If you're anything like me, you've found yourself on a flight or two looking out of a plane window at the vast scenic expanse below, wondering where you are or what you're looking at.

Thanks to the inventive mind of a former University of Minnesota Duluth student, getting answers to those curiosities is a lot easier.

Back in 2016, Smithsonian.com shared the story of Shane Loeffler, a former UMD geology student, and the mind behind a really handy flight companion app called "Flyover Country".

Loeffler was on his way back to Minnesota from the United Kingdom, and found himself wondering about the landscape below him as he flew over glacial formations in Newfoundland and Quebec.

This wonder inspired the idea to create a guide to show airline passengers more information about what they are seeing below. Loeffler was able to bring his idea to life with the help of some other contributors like Amy Myrbo of the University of Minnesota (Twin Cities) and a grant from the National Science Foundation back in 2016.

READ MORE: I find this absolutely unbelievable for a major modern airline

Since hearing about this app all those years ago, I've kept it on my phone and used it many times on flights across the country and beyond. It's a really neat way to be able to identify towns, roadways, natural features, and so much more. It's not only a fun way to know what you're flying over, but also a handy way to see just how close to your destination you are. It even gives you altitude and flight speed!

Photo by Eva Darron on Unsplash
Photo by Eva Darron on Unsplash

As Smithsonian.com reports, the app uses a series of databases to deliver information about what's below. The app uses the phone's GPS, and doesn't require any other form of data connection in order to function while you're in the air. Before you depart, you'll be able to input your departure and destination airports and it will download the data for your flight so you can use the app without a data connection.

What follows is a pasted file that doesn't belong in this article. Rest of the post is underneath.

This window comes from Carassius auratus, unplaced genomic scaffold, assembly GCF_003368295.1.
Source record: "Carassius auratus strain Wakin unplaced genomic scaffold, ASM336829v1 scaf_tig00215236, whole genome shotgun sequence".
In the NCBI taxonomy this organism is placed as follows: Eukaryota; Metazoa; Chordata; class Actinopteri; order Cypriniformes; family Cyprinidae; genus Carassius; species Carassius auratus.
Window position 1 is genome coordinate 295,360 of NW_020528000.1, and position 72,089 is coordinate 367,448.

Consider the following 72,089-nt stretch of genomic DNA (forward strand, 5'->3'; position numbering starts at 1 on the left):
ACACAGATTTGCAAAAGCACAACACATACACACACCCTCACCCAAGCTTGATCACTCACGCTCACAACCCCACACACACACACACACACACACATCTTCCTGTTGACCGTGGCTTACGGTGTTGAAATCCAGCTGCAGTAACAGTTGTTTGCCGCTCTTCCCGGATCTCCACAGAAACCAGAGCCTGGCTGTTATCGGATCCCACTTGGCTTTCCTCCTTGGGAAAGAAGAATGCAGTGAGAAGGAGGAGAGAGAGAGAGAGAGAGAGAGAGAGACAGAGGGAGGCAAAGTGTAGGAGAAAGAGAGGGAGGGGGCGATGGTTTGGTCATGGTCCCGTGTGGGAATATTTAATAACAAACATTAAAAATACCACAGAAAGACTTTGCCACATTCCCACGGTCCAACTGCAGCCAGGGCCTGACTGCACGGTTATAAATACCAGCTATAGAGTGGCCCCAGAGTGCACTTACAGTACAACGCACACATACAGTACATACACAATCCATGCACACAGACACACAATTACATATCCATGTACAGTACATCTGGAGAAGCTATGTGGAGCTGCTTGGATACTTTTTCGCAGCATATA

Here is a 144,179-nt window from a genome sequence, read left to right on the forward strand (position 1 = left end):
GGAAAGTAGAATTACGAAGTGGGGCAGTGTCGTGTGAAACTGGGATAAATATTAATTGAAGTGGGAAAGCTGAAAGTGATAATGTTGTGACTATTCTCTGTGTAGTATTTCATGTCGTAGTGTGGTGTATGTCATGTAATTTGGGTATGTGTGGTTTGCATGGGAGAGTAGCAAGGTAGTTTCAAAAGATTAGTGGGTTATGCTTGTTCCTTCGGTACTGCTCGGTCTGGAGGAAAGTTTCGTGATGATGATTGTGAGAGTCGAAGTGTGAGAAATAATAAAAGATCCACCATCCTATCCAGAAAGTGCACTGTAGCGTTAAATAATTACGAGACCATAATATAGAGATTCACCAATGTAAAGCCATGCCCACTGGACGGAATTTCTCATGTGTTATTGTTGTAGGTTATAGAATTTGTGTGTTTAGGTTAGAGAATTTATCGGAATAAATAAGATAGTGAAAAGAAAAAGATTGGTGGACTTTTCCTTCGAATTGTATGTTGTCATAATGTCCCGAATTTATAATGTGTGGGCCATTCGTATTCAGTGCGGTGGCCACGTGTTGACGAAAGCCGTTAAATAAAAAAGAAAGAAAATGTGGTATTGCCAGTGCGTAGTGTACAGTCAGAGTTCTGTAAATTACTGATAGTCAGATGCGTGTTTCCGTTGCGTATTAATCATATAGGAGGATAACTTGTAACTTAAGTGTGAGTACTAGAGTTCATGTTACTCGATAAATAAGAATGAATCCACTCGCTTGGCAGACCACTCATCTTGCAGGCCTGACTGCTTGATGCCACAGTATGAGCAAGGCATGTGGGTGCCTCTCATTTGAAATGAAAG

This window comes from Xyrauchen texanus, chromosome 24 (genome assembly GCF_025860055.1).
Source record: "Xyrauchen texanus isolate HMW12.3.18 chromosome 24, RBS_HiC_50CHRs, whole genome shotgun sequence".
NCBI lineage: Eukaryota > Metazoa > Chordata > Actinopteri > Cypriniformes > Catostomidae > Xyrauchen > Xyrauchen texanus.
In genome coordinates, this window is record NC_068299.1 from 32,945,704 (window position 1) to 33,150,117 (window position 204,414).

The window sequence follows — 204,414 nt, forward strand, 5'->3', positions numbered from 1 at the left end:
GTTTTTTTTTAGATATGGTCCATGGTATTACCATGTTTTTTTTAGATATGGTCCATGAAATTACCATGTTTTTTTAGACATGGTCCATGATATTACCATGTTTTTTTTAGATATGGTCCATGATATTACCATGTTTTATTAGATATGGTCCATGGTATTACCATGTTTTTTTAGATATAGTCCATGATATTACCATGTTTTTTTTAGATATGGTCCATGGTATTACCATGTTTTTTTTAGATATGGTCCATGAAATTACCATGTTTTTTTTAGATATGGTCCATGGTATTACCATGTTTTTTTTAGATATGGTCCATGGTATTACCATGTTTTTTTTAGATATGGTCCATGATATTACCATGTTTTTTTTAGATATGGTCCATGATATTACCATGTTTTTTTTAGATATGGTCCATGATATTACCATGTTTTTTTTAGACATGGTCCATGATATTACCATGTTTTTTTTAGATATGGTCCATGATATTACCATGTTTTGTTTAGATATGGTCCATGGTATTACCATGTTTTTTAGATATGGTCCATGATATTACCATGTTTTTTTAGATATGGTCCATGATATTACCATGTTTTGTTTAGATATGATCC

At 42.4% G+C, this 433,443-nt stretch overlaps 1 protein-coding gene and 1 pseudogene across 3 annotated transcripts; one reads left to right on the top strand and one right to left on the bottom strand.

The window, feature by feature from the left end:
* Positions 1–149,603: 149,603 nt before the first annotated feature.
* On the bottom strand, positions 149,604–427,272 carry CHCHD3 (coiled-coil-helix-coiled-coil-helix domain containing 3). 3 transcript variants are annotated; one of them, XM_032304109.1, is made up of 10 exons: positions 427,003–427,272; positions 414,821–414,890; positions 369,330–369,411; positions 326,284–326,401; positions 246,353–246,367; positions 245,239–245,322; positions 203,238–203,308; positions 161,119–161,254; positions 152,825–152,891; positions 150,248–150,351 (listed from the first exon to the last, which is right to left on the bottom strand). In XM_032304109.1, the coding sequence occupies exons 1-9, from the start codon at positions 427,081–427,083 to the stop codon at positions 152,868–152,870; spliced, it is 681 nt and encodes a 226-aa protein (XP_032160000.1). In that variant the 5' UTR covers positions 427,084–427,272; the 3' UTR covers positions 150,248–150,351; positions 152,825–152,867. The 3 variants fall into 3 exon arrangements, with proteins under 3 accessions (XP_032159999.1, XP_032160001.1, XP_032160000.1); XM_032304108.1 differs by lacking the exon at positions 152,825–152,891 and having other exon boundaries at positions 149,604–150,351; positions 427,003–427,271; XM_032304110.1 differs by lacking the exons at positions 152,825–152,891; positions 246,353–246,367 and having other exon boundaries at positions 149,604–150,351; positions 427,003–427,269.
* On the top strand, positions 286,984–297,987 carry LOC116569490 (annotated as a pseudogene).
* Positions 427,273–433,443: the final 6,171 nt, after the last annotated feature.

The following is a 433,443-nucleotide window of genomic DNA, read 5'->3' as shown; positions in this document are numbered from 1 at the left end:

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On the surface, this app is a handy way to see where you are in your flight or to identify what's below, but it also offers a lot of in-depth scientific information about what you're seeing below. Details like fossil finds or geological information about a mountain range or river add an educational benefit.

As the app's page mentions, you don't even necessarily need to be in the air to use the app. It can also be a handy companion app for road trips or hiking adventures.

The app is available on both Apple and Android devices via the Flyover Country app's website or by searching for Flyover Country on your app store. Even better? It's free! Grab it and give it a try on your next flight!

Minnesota Counties Bigger Than Entire States In The US

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Gallery Credit: Nick Cooper - TSM Duluth